Daily Hampshire Gazette - Established 1786
Cloudy
65°
Cloudy
Hi 83° | Lo 63°

Road work at last for North Street in Northampton

  • Water mane construction on North Street in Northampton.<br/>JOSH KUCKENS

    Water mane construction on North Street in Northampton.
    JOSH KUCKENS Purchase photo reprints »

  • John and Gus Frye, residents of North Street, voice their opinions about the ongoing North Street construction Thursday in Northampton.<br/>JOSH KUCKENS

    John and Gus Frye, residents of North Street, voice their opinions about the ongoing North Street construction Thursday in Northampton.
    JOSH KUCKENS Purchase photo reprints »

  • Jennifer Innes, resident of North Street, voices her opinions on the ongoing North Street construction Thursday in Northampton.<br/>JOSH KUCKENS

    Jennifer Innes, resident of North Street, voices her opinions on the ongoing North Street construction Thursday in Northampton.
    JOSH KUCKENS Purchase photo reprints »

  • Water mane construction on North Street in Northampton.<br/>JOSH KUCKENS
  • John and Gus Frye, residents of North Street, voice their opinions about the ongoing North Street construction Thursday in Northampton.<br/>JOSH KUCKENS
  • Jennifer Innes, resident of North Street, voices her opinions on the ongoing North Street construction Thursday in Northampton.<br/>JOSH KUCKENS

— Each weekday morning at 7 a.m., Jennifer Innes, 212 North St., wakes to the sound of construction. She is one of many residents of North Street in Northampton who can expect to hear jackhammers, backhoes and graders till this time next year.

The long-planned repaving of North Street is bound to cause some disruption and inconvenience for residents, said Felix Harvey, assistant civil engineer for the city Department of Public Works. Many residents interviewed, however, largely agree that the DPW is doing a good job of making the construction as convenient as possible.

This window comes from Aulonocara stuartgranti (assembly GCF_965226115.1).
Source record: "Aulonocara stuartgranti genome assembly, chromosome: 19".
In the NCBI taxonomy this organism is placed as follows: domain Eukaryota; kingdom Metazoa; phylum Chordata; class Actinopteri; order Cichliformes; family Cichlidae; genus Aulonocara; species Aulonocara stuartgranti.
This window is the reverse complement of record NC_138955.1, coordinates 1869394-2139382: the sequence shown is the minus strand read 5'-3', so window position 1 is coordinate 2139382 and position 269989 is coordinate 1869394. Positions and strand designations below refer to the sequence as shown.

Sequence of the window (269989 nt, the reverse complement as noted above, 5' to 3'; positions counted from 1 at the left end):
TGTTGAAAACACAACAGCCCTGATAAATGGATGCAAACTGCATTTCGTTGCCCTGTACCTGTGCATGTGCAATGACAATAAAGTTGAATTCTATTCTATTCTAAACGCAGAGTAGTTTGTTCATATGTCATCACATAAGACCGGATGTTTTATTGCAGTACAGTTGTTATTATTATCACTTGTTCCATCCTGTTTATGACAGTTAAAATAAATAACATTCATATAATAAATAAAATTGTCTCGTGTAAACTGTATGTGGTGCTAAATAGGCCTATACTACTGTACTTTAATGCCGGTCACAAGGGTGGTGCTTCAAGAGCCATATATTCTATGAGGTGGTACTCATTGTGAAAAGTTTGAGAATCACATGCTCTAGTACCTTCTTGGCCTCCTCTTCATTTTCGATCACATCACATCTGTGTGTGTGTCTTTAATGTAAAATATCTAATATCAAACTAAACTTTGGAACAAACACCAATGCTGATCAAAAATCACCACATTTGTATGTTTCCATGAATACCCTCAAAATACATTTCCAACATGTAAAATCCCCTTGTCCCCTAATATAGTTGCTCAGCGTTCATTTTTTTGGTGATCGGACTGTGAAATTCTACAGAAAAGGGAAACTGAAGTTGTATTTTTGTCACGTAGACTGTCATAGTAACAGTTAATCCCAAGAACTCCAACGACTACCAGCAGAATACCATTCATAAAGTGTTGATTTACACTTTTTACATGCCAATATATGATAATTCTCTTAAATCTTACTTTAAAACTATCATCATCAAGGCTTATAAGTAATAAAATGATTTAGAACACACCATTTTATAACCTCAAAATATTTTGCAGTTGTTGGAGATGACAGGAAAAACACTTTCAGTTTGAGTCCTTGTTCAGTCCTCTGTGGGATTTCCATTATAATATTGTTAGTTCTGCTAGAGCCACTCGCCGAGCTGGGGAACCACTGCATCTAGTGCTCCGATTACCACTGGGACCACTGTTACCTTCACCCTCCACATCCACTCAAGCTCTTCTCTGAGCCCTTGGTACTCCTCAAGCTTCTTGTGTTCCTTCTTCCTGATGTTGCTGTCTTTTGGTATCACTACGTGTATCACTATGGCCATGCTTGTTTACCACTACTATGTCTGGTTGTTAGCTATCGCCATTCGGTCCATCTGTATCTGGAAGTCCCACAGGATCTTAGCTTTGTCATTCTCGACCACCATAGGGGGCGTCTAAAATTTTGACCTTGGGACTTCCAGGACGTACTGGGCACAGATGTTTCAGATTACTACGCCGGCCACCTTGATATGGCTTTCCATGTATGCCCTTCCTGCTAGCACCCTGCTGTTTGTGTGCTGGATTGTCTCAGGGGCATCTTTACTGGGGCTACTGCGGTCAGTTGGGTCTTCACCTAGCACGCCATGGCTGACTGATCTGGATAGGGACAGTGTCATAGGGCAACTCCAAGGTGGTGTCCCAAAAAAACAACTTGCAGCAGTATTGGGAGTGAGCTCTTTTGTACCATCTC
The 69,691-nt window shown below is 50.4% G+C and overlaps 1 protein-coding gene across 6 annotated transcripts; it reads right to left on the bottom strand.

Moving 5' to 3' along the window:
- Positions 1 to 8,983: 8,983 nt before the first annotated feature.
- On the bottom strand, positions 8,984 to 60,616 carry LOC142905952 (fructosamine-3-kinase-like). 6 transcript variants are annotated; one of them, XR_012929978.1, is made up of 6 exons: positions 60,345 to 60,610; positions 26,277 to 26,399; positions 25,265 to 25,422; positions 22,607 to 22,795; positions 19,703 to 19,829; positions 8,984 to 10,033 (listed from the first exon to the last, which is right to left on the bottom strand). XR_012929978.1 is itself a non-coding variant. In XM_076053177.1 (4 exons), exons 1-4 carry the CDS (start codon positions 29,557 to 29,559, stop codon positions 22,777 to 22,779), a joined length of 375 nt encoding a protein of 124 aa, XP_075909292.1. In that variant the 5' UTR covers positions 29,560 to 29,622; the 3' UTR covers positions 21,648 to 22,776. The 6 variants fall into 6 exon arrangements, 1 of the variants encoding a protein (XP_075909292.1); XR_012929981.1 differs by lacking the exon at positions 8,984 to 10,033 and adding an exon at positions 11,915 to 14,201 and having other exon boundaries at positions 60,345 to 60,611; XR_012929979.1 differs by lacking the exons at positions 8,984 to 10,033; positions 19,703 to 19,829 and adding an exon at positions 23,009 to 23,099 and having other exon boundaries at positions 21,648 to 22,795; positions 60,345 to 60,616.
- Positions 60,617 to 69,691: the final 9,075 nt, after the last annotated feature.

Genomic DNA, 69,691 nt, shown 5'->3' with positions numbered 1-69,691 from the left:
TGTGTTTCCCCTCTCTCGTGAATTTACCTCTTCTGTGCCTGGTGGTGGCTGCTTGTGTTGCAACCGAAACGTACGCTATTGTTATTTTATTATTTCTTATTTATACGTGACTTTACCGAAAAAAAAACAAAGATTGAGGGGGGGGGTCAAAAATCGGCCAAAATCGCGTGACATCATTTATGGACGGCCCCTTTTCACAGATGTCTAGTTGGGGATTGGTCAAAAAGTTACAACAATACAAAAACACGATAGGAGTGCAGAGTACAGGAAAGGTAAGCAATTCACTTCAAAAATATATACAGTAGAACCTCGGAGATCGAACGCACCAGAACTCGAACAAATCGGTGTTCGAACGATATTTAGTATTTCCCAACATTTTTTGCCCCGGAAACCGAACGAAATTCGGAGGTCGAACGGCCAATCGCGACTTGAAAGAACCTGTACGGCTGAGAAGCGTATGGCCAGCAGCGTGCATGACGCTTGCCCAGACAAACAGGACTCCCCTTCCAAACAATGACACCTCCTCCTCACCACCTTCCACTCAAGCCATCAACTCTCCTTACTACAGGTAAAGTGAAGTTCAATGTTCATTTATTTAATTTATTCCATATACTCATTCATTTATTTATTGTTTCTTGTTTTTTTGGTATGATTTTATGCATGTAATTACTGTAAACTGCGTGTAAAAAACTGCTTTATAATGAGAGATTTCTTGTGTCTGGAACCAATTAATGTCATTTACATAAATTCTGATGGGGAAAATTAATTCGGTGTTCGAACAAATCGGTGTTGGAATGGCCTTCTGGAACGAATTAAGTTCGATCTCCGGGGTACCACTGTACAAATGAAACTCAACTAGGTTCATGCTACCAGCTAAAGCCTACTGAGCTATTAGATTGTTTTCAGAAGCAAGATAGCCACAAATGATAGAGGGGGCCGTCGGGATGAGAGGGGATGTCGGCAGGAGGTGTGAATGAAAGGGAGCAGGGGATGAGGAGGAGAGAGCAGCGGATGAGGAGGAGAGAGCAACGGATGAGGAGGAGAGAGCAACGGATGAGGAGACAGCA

“They’ve actually been very thoughtful about making sure that we can get out of the streets in the morning,” said Innes.

Joan Fenton, who has lived at 164 North St. for 48 years, commended the DPW for coordinating the work well.

“It hasn’t interfered with us at all. They’ve been very accommodating,” said Fenton. She said she has not been disturbed by the construction in the mornings because she is up before it begins.

The North Street project began in August, slightly later then was originally planned because the construction company, Ludlow-based Caracas Construction, was working on another project. Harvey said that the $1.8 million project, which is currently within budget, is expected to be complete by the fall of 2013, on schedule. Thus far, project managers have not run into any serious problems.

In addition to repaving North Street, the plans include redoing the sidewalks and replacing or repairing underground city utilities. Currently, construction crews are working on the city water and sewer systems, which they will complete before they begin repaving. If no problems arise, Harvey anticipates the work on utilities will be done before construction stops for the winter. In the spring, the crew will begin working on the sidewalks and road.

Residents agree that the road, which is bumpy and riddled with potholes and patches, is desperately in need of maintenance.

“The roads were in very bad condition,” said Ward 3 City Councilor Owen Freeman-Daniels.

“You don’t even realize how wide the street is,” said Freeman-Daniels, who lives on Woodmont, off North Street. “You’re usually stuck trying to share the middle of the road with another car because the edges are so pitted and potholed. So I’m very happy that they’re redoing the road.”